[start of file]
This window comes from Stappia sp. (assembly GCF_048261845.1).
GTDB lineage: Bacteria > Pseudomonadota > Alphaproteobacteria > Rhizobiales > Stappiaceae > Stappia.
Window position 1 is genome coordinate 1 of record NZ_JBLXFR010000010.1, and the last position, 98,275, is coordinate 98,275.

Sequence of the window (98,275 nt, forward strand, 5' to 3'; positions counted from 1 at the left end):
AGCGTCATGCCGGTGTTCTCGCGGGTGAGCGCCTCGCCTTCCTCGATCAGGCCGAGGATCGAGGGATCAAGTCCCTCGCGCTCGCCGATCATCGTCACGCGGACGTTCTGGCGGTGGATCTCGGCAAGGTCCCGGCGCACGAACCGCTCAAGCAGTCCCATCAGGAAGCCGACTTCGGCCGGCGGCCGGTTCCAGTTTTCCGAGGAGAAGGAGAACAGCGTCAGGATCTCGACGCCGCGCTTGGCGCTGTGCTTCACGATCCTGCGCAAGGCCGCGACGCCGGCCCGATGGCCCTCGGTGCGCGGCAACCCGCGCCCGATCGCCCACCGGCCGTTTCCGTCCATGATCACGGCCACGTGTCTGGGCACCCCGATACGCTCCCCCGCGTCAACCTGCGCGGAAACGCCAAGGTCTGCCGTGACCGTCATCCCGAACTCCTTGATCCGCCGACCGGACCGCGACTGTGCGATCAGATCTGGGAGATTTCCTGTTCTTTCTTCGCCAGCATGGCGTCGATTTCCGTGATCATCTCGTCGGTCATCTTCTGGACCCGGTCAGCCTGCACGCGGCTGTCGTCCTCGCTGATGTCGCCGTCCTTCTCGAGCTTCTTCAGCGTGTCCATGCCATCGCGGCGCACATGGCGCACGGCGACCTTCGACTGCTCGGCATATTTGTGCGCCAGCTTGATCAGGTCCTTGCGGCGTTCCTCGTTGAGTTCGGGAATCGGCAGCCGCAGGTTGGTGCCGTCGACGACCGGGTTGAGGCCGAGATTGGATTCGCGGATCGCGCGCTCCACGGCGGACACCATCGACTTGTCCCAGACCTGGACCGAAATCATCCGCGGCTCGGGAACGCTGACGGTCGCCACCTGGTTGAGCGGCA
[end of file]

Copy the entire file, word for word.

This window comes from Stappia sp. (assembly GCF_048261845.1).
GTDB lineage: Bacteria > Pseudomonadota > Alphaproteobacteria > Rhizobiales > Stappiaceae > Stappia.
Window position 1 is genome coordinate 1 of record NZ_JBLXFR010000010.1, and the last position, 98,275, is coordinate 98,275.

Sequence of the window (98,275 nt, forward strand, 5' to 3'; positions counted from 1 at the left end):
AGCGTCATGCCGGTGTTCTCGCGGGTGAGCGCCTCGCCTTCCTCGATCAGGCCGAGGATCGAGGGATCAAGTCCCTCGCGCTCGCCGATCATCGTCACGCGGACGTTCTGGCGGTGGATCTCGGCAAGGTCCCGGCGCACGAACCGCTCAAGCAGTCCCATCAGGAAGCCGACTTCGGCCGGCGGCCGGTTCCAGTTTTCCGAGGAGAAGGAGAACAGCGTCAGGATCTCGACGCCGCGCTTGGCGCTGTGCTTCACGATCCTGCGCAAGGCCGCGACGCCGGCCCGATGGCCCTCGGTGCGCGGCAACCCGCGCCCGATCGCCCACCGGCCGTTTCCGTCCATGATCACGGCCACGTGTCTGGGCACCCCGATACGCTCCCCCGCGTCAACCTGCGCGGAAACGCCAAGGTCTGCCGTGACCGTCATCCCGAACTCCTTGATCCGCCGACCGGACCGCGACTGTGCGATCAGATCTGGGAGATTTCCTGTTCTTTCTTCGCCAGCATGGCGTCGATTTCCGTGATCATCTCGTCGGTCATCTTCTGGACCCGGTCAGCCTGCACGCGGCTGTCGTCCTCGCTGATGTCGCCGTCCTTCTCGAGCTTCTTCAGCGTGTCCATGCCATCGCGGCGCACATGGCGCACGGCGACCTTCGACTGCTCGGCATATTTGTGCGCCAGCTTGATCAGGTCCTTGCGGCGTTCCTCGTTGAGTTCGGGAATCGGCAGCCGCAGGTTGGTGCCGTCGACGACCGGGTTGAGGCCGAGATTGGATTCGCGGATCGCGCGCTCCACGGCGGACACCATCGACTTGTCCCAGACCTGGACCGAAATCATCCGCGGCTCGGGAACGCTGACGGTCGCCACCTGGTTGAGCGGCA